The people call themselves Anywaa, others particularly their neighbours (Nuer, Dinka, Shilluk) simply know them as Anyuak
The Anyuak land originally was the stretch of territory extending along the Sobat River with its tributaries of Baro ( Ethiopia ) and Akobo-Pibor. They now live in Pochalla and Akobo Counties . The land is characteristically marsh land, rich savannah forest and grassland.
The Anyuak are predominantly subsistence agriculturalists growing sorghum, maize, simsim, beans and tobacco. They raise cattle, goats and fowl. The cattle-raiding practice of their neighbours, the Murle, has discouraged them from keeping large herds of cattle.
The Anyuak youth pan and extract gold from the streams that drain the Ethiopian highlands.
The Anyuak speak dho-Anywaa, almost 100% intelligible to the dhi-Pari, and very close to dhok-Chollo (Shilluk language) and the dho-Luo of Bahr el Ghazal .
The Anyuak society was originally divided into two large clans: Tung Goc and Tung Odolla. Each Anyuak village has a Nyie (king) or Kway-Luak (sub-chief) in control of the social and administrative matters of the village.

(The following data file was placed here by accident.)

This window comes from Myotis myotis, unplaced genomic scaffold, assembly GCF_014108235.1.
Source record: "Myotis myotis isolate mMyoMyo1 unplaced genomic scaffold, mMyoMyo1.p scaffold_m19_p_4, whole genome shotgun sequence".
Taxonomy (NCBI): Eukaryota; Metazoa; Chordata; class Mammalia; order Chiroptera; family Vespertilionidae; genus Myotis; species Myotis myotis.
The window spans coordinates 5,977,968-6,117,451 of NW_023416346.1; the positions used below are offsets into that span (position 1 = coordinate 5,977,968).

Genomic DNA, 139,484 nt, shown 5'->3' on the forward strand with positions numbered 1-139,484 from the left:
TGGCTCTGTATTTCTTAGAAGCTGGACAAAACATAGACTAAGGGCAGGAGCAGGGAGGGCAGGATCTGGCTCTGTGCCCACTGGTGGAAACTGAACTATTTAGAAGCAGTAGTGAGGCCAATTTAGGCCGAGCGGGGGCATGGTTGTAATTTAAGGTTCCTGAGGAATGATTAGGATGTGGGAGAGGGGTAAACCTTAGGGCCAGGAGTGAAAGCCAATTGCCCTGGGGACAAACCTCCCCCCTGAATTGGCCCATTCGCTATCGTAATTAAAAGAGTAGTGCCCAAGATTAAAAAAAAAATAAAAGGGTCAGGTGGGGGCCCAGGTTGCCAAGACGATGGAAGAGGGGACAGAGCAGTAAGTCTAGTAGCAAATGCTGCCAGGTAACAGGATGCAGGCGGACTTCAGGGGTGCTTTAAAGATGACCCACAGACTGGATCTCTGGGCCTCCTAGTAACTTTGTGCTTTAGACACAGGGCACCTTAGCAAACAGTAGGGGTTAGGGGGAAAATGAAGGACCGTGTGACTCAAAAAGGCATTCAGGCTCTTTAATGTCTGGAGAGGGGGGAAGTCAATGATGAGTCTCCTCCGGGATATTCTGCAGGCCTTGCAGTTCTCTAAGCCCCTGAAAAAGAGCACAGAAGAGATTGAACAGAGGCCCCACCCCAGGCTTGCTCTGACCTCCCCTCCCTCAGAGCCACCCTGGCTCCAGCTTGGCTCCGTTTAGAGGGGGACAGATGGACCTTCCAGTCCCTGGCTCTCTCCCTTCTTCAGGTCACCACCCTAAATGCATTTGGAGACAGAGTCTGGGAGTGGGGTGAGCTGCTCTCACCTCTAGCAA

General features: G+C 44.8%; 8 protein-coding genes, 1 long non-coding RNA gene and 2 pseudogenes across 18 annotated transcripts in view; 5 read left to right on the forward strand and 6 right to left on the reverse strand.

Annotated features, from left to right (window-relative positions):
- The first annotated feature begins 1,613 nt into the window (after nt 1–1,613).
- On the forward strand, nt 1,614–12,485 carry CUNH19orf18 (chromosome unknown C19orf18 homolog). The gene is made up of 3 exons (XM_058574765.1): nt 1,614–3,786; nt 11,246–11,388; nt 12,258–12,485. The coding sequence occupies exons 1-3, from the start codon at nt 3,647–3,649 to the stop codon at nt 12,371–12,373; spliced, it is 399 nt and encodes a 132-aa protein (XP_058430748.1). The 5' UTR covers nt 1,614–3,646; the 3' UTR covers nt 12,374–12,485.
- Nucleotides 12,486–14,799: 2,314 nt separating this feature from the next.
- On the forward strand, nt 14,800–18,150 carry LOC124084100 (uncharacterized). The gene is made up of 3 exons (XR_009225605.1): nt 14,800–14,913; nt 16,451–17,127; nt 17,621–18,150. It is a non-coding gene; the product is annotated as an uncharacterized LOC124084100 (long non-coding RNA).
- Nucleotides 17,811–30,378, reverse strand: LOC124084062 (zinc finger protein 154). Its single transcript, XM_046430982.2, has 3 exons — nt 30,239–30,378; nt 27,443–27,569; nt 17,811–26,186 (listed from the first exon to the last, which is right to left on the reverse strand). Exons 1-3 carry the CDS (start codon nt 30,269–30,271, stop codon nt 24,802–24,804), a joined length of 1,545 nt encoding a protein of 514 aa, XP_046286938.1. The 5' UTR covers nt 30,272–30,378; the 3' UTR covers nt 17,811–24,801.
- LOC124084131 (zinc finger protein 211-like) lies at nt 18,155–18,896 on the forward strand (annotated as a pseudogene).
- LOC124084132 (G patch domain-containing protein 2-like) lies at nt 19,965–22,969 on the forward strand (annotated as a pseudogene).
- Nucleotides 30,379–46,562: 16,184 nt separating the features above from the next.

Anyuak communities are communal: it is obligatory to share resources.
Anyuak literature is orally expressed in form of poems, songs, folktales riddles and stories.
Nyie (King) Adongo Agada was enthroned in 2001. In May 2003 a peace agreement was signed between the Anyuak and Murle which stabilized their relationship.
There is a large Anyuak Diaspora population especially in America and Canada where Nyie Adongo Agada was living before being enthroned.
This information and more about the Anyuak and the other tribes of Southern Sudan is available from the Gurtong website. The website also contains news and documentation, including on the role of Customary Law in Southern Sudan .